Rafael Nadal won his first title in nearly nine months on Sunday, beating Juan Monaco 6-4, 6-1 to win the Argentina Open.
Nadal's triumph was his first since he won a ninth French Open title at Roland Garros last June.
It was Nadal's 65th career crown on all surfaces, moving him into sole possession of fifth place on the Open Era all-time list led by the 109 titles of American Jimmy Connors.
He broke out of a tie for fifth with Bjorn Borg and Pete Sampras.
"They have an impressive history," Nadal said of Sampras and Borg. "That's why it is an honour to be compared to them."
He claimed his 46th career claycourt title, second-most in the Open Era behind the 49 of Argentina's Guillermo Vilas.
Most importantly, the victory showed Nadal is headed in the right direction.
The Spaniard, who battled injury last year after his Roland Garros triumph, exited early in Qatar and fell in the quarter-finals at the Australian Open in January.
He had fallen to fourth in the world after a semi-final loss to Italian Fabio Fognini in Rio de Janeiro last week, the first time he hasn't figured in the top three since August 2013.
With this win, he's projected to return to third in the world, again overtaking Britain's Andy Murray.
"I'm coming off a season that has not been easy -- injuries, accidents," said Nadal, who had to cope with wrist trouble and an appendectomy in 2014.
"The beginning of this year has been a bit tricky after some time out, but little by little we have found positive feelings."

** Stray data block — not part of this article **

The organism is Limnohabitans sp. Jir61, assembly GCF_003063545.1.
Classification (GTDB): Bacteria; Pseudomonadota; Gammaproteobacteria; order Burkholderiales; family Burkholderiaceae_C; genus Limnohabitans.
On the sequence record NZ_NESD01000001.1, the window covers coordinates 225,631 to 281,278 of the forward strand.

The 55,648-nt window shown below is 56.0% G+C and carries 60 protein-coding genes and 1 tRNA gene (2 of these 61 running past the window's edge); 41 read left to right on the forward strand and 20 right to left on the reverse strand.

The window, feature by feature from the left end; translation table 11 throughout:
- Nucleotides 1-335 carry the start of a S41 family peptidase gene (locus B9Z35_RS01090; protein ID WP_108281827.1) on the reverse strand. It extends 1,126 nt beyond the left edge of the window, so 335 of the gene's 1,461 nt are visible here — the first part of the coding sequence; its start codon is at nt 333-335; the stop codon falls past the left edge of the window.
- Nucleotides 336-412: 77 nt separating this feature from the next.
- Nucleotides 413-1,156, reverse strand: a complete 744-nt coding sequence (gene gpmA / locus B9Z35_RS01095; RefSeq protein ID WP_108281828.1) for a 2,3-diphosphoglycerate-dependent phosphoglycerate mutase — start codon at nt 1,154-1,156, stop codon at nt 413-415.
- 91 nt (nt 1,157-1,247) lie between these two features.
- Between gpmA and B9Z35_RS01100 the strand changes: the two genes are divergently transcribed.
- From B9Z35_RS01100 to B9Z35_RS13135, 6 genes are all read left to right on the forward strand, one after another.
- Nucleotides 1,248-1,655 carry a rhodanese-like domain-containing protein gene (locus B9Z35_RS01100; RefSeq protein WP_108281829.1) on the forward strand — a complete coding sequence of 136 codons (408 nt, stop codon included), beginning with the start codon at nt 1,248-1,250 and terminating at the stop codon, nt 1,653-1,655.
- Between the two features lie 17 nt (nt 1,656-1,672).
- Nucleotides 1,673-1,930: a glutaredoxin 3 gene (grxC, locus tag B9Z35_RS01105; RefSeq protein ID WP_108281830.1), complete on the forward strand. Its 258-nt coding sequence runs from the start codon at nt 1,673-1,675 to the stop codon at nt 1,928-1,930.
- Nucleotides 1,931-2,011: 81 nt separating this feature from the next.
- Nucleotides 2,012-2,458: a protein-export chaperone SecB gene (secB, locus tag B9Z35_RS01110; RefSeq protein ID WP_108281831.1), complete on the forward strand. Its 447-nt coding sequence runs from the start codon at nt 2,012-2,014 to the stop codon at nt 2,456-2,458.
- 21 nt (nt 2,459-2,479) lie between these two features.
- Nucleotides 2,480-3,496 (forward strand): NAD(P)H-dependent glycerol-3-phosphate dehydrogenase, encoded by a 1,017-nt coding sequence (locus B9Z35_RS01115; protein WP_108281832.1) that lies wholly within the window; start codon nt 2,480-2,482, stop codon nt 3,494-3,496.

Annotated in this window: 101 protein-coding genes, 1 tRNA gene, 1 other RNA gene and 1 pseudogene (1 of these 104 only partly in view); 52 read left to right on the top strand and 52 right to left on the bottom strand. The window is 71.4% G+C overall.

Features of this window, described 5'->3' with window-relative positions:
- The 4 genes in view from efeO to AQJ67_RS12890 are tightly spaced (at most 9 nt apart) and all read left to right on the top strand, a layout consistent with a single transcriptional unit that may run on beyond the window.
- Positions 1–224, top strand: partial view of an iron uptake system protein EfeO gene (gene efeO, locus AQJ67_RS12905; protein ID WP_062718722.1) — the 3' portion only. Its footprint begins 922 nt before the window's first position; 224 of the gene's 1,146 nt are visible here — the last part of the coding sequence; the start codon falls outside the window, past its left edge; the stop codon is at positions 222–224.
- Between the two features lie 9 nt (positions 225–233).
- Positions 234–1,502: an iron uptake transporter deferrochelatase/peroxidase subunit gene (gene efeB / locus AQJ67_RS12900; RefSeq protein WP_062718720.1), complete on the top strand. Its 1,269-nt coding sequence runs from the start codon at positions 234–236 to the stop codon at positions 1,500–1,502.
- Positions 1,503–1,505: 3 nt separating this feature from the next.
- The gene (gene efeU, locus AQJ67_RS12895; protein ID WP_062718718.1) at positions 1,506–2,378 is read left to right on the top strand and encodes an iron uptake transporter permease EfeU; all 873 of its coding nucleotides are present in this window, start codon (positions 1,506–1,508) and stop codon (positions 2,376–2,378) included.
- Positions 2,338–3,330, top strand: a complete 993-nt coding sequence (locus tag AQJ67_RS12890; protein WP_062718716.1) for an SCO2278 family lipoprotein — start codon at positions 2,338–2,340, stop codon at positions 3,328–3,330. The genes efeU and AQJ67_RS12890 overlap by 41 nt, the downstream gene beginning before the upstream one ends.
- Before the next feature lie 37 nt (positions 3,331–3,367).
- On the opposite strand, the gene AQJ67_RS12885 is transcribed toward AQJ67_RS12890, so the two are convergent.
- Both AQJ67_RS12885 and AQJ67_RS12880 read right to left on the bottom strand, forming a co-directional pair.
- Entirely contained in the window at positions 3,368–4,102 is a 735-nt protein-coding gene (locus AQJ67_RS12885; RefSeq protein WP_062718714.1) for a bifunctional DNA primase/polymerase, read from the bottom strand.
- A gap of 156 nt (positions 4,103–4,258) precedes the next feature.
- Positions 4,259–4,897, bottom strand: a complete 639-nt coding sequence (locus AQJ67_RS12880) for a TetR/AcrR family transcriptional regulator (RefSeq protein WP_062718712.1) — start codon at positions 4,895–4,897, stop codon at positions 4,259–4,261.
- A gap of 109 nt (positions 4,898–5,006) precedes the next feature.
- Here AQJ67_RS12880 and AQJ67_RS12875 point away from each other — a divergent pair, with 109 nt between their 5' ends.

The 28-year-old left-hander needed one hour and 26 minutes on court to notch his sixth victory over Monaco in as many meetings on clay.
But the players had to wait out a two-hour rain delay before the match, and another 55-minute delay after both held serve for 1-1 in the opening set on the still slippery court.
"It was a tough day in the rain because no one knew what was going to happen," Nadal said. "I am very thrilled to win here. From the first day I trained my best to achieve this goal. I'm very happy. I leave here with an unforgettable feeling and memory."
After securing a tight first set with a break of serve in the seventh game, Nadal stormed through the second.
He broke Monaco twice en route to a 4-0 lead, then broke him again in the final game, clinching the win on his first match point when Monaco sent a forehand long.
Nadal, playing in the Argentinian capital for the first time in a decade, didn't face a break point in the contest before a packed crowd that included Vilas and David Nalbandian, the last Argentinian player to win the Buenos Aires title.
"All titles are special, but I'm really happy because I have not been a champion for a long time," Nadal said.